If you have several devices connected to your VPN, you have to set it up manually on each device. If you changes phones often, or let friends use your wi-fi and want to protect their privacy, this can be a hassle.
When the VPN is installed on your router, you only have to sign in once. After the VPN is successfully setup on your router, it’ll protect everything on your network without having to sign in on any of those devices.
3. It protects all of your devices
With a standard VPN, you have to log each of your devices into your VPN provider separately. That can be difficult when you’re connecting TVs, game consoles, or other devices that don’t let you download and run any apps you want.
If you have guests over, they’ll automatically be connected to the VPN if they connect to your router. Which is a nice bonus if you want to protect your friends’ and family members’ privacy as well.
All of the devices on your network, no matter what they are, will automatically be routed through your VPN. This approach is more convenient than using an app-based VPN (especially if it doesn’t support every device in your house).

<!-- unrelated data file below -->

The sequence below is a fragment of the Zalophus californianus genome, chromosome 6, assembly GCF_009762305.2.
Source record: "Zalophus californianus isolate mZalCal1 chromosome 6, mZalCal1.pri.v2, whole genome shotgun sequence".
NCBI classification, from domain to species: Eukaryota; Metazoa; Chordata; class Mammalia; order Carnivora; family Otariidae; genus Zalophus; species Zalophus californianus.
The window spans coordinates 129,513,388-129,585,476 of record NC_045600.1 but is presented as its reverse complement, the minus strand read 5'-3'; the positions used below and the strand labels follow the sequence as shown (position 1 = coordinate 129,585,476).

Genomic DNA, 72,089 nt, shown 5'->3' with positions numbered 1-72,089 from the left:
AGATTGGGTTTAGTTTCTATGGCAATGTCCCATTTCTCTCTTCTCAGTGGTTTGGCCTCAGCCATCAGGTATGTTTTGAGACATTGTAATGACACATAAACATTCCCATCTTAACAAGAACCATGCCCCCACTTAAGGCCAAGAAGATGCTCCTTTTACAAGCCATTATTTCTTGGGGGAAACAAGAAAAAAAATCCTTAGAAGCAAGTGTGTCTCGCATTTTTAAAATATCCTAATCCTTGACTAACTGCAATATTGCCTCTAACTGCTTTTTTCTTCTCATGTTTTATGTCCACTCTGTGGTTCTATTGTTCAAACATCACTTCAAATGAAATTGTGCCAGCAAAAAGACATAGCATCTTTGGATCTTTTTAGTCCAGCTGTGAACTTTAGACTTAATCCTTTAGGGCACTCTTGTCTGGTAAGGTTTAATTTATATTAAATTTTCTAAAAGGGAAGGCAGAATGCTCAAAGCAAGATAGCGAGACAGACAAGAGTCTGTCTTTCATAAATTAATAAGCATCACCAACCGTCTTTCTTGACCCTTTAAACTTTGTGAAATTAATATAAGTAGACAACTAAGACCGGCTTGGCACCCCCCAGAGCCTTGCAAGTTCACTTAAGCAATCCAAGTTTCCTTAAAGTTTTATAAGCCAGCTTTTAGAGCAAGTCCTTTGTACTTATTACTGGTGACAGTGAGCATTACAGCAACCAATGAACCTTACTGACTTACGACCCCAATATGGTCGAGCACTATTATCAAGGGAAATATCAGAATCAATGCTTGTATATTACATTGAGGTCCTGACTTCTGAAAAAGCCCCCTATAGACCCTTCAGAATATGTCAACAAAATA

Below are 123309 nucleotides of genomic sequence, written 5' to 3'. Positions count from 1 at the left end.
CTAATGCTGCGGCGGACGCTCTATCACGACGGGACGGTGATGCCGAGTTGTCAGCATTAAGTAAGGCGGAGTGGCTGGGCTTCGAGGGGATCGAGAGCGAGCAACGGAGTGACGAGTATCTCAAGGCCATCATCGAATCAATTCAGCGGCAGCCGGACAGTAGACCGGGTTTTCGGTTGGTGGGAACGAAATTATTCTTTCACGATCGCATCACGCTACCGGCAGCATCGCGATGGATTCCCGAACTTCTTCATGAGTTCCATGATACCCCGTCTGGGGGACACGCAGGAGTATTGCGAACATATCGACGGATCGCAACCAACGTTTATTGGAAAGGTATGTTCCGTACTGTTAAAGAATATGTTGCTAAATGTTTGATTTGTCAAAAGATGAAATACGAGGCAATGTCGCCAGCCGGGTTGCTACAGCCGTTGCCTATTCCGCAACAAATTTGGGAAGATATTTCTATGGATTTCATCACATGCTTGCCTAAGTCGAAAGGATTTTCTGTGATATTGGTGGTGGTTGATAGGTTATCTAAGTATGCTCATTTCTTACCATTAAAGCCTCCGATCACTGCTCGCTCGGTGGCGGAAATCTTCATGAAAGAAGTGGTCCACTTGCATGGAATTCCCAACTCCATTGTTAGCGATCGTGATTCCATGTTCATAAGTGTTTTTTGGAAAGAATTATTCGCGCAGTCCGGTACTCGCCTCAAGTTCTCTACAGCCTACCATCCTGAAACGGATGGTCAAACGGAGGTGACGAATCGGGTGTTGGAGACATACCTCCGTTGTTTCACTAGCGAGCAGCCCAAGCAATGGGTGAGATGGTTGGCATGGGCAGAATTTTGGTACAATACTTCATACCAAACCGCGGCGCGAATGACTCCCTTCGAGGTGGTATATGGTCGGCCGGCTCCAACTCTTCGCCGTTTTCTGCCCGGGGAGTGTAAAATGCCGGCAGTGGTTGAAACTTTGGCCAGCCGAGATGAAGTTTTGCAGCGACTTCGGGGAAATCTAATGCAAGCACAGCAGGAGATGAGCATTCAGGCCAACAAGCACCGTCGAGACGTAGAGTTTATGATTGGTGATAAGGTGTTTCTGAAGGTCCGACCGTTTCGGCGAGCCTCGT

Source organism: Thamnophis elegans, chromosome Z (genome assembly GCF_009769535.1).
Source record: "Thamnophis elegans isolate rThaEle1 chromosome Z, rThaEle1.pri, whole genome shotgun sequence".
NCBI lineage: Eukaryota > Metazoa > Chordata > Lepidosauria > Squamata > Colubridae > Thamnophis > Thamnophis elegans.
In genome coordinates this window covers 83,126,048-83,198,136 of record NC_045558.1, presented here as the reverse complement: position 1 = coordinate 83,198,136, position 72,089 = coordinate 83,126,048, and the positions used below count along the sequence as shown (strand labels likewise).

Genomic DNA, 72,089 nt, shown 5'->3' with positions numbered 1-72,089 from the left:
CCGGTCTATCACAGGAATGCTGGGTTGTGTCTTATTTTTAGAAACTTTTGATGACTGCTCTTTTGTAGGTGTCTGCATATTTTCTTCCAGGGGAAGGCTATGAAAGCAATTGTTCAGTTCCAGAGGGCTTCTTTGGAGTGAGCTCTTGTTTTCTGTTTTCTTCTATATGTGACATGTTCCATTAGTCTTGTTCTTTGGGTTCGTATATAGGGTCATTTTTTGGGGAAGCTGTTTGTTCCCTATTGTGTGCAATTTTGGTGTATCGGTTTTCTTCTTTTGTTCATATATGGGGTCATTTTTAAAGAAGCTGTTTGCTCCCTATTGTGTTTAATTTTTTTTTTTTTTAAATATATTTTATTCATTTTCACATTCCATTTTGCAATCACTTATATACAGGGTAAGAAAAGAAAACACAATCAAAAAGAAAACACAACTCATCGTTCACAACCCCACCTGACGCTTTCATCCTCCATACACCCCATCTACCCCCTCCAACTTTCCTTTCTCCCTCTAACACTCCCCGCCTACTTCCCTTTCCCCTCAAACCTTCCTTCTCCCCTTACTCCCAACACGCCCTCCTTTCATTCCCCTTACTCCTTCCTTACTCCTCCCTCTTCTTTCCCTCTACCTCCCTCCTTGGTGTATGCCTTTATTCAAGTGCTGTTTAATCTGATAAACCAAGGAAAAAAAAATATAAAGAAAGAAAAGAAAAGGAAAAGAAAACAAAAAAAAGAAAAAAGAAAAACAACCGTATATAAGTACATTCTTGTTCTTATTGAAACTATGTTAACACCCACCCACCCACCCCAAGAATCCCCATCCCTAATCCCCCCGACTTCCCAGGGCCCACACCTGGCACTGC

Unfortunately, these benefits come with a cost: running all of your traffic through a VPN could slow down your connection. How much depends on your VPN provider, connection speed, and other factors. But it’s worth noting that your internet access won’t be quite as snappy as it was before.
It’s also possible that you might have trouble accessing local geo-restricted content. If you’re trying to get to something that’s only accessible by people in your country, and your traffic is routed through another one, you’ll be blocked. It’s easy to deal with, but it can be annoying.
Even with those tradeoffs, installing a VPN on your router is still a good idea. Let’s take a look at how to do that.
Making Sure You Have the Right Router
Unfortunately, not every router can have a VPN set up on it. In fact, there are only a few routers that you can buy from manufacturers that are ready for VPNs right out of the box. And they tend to be pretty expensive.
But you have a few options here. One of them involved a bit of tinkering with your router, but we’ll show you how to do that.